[Cast of a bust of Octavia Minor from the Ara Pacis, photo 2008, source: Wikimedia Commons]
She was born in southern Italy and spent much of her childhood traveling with her mother and stepfather. She married Gaius Claudius Marcellus Minor sometime before or during her 15th year, as it was in this year that her great-uncle offered to have her divorce him and marry Pompey. The offer was declined and Octavia went on to have three children by Marcellus. She was pregnant with the third when he died in 40 BCE.
This same year, Octavian found himself in need of a way to cement his alliance with Mark Antony. The chance to marry his sister to the man must have seemed ideal. And indeed, it was largely through Octavia’s influence that peace was kept between the two men for so many years. For the first four years of their marriage, Octavia traveled with Antony and lived with him in Athens, raising both of their children from their previous marriages as well as the two daughters* they had together.
In 36 BCE, Octavia returned to Rome, bringing the children with her to live in Antony’s house. When Antony took up with Cleopatra VII once more, Octavia refused her brother’s request to come live with him, knowing how powerful her own image was and refusing to be the perceived cause of a civil war. On more than one occasion she worked to provide her husband with troops and supplies. She only conceded to her brother’s wish after Antony divorced her in 32 BCE.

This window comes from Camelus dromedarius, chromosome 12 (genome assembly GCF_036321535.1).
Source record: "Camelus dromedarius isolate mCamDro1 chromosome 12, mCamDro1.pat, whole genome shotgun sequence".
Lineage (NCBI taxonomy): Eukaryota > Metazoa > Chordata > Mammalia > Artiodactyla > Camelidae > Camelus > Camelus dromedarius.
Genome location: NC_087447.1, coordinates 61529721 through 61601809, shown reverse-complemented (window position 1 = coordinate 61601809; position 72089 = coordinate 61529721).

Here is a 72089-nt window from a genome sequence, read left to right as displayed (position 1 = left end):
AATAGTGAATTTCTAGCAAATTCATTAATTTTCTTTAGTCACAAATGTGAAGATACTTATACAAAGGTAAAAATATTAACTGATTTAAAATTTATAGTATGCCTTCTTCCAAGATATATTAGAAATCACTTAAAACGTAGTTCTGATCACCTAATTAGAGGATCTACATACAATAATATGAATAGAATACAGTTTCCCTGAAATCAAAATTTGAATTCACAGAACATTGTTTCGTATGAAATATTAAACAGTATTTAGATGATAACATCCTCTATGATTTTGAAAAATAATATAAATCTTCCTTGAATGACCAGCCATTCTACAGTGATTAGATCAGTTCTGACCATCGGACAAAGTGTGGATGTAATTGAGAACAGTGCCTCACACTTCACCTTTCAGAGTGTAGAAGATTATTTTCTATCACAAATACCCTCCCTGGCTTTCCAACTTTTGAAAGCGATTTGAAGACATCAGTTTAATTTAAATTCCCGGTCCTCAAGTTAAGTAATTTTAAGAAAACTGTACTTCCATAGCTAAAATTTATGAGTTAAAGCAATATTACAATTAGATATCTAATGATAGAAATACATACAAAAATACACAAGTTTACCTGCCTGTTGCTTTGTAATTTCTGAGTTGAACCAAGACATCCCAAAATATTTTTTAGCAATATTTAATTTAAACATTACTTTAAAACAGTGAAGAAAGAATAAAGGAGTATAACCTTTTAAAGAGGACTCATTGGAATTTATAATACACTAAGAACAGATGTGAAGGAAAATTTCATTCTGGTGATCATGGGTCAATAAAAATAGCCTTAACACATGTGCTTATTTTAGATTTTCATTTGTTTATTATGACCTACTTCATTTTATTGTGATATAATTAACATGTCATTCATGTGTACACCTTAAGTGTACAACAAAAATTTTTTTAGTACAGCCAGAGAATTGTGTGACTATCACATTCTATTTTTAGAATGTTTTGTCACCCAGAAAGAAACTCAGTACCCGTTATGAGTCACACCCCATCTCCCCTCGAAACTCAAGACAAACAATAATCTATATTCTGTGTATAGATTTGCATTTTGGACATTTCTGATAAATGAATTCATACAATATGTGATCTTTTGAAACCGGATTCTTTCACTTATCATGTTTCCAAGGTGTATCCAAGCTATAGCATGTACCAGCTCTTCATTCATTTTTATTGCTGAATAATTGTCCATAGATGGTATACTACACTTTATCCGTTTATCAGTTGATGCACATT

When Antony died in 30 BCE, Octavia took upon herself the guardianships of his children with Cleopatra alongside the others under her care. While there was indubitably sentiment involved in the decision, like her sister-in-law Livia, she knew the power she had to support Octavian’s rule, and in raising these children cemented her image as an ideal Roman matron. Unlike Livia, she was not accused of unseemly ambition, probably in part because so much of her image rested on her status as mother and sister, innate relationships, rather than as wife, an acquired one. We should not, however, discount the influence she must have held over her children. It was she who arranged the marriage of Cleopatra Selene II to Juba II of Numidia. Her daughters and granddaughters were the mothers and grandmothers of emperors and superb politicians in their own right.
*He of the too many goddamn names.
**Husband of Agrippina Major.